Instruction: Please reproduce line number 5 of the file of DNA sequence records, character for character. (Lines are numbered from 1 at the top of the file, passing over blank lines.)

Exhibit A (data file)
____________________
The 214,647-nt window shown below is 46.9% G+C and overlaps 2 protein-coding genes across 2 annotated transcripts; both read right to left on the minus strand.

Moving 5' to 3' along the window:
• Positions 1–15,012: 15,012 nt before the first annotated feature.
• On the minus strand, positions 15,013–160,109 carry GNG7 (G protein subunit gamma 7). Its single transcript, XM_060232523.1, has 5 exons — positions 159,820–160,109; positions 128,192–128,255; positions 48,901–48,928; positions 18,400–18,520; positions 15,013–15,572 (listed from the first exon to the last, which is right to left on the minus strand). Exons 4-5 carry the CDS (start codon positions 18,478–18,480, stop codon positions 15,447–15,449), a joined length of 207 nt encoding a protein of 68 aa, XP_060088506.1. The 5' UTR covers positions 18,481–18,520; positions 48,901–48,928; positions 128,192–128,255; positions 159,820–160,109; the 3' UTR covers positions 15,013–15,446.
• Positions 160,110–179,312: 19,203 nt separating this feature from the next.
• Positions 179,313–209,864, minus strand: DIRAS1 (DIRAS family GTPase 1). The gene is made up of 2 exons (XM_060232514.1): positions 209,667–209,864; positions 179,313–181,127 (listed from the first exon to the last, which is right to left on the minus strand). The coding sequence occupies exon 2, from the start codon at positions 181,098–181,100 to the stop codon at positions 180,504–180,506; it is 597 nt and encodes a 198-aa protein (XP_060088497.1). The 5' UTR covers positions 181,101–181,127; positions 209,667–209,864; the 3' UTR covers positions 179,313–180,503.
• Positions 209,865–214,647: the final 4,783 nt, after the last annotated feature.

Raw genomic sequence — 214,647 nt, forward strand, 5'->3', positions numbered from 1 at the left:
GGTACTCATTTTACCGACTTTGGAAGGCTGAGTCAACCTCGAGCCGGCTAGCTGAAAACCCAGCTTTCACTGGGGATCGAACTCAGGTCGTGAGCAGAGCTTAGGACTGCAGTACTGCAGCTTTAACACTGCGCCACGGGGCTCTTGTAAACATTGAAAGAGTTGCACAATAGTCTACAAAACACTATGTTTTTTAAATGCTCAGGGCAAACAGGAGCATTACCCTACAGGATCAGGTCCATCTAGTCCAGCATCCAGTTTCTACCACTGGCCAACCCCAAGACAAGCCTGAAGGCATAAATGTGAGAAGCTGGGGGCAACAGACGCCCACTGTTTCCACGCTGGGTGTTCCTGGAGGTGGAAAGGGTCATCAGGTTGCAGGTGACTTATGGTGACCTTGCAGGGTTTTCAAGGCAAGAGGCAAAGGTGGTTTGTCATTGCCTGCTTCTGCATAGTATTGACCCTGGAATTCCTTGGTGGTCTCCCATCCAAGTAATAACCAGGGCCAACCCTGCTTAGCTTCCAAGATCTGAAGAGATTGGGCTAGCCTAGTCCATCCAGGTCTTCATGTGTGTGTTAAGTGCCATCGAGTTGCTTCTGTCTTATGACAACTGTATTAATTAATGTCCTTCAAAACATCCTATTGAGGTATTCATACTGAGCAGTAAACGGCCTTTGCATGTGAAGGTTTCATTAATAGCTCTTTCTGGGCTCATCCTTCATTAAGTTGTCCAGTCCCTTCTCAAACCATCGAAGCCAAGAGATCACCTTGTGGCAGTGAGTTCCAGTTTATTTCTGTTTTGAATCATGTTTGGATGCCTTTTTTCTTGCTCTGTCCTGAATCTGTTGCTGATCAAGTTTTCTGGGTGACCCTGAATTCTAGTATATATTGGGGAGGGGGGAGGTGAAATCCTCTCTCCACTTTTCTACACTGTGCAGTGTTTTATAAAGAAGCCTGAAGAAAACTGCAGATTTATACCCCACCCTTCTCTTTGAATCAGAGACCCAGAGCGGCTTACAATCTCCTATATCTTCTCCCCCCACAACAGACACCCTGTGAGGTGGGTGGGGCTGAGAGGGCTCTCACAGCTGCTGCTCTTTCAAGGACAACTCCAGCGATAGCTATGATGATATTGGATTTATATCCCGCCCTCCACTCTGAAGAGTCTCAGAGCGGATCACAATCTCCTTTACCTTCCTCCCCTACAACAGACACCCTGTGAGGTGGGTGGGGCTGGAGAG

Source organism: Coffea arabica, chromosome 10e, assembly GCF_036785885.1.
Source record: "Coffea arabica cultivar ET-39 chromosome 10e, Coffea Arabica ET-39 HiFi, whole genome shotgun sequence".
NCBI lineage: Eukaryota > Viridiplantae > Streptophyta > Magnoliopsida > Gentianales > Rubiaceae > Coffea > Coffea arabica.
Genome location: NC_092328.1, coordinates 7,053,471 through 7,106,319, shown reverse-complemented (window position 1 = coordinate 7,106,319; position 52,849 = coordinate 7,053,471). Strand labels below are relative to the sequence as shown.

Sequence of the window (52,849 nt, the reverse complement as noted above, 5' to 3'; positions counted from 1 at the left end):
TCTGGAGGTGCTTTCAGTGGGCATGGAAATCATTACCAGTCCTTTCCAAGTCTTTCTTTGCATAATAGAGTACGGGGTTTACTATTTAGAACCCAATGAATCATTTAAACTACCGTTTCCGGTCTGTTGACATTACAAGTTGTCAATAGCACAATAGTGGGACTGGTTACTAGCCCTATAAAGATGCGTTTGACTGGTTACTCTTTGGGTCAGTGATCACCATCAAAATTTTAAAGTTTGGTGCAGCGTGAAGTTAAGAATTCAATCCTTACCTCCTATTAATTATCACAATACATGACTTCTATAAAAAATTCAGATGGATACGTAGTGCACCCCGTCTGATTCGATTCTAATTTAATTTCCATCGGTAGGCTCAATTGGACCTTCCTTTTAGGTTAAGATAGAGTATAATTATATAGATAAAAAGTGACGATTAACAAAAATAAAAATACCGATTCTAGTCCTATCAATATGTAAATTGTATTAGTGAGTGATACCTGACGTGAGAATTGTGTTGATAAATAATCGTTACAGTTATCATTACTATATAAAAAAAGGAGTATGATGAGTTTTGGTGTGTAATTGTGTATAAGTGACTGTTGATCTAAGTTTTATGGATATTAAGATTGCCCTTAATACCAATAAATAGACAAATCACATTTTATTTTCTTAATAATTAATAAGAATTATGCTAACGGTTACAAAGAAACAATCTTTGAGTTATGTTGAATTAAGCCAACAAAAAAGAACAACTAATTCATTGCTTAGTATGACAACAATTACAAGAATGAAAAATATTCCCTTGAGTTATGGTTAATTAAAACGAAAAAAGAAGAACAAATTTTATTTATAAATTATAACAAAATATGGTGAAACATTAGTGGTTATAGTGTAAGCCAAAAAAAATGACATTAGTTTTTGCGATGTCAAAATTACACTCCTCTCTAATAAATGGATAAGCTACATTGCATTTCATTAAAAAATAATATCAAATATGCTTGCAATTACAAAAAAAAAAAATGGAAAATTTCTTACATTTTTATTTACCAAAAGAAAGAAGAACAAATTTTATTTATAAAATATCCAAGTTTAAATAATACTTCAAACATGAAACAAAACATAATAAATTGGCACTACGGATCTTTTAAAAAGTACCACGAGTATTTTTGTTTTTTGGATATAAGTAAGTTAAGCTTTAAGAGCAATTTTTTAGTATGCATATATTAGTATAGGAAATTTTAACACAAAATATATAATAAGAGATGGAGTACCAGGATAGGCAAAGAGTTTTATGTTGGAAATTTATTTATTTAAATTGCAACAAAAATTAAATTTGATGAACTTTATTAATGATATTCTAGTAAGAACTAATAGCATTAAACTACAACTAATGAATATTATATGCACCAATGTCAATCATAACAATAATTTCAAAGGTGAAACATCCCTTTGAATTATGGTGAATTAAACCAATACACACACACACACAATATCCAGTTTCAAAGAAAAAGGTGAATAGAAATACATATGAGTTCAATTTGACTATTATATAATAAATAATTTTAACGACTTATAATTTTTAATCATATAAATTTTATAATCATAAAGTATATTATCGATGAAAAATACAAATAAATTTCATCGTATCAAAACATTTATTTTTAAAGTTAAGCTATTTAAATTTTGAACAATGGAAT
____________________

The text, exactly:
• Positions 160,110–179,312: 19,203 nt separating this feature from the next.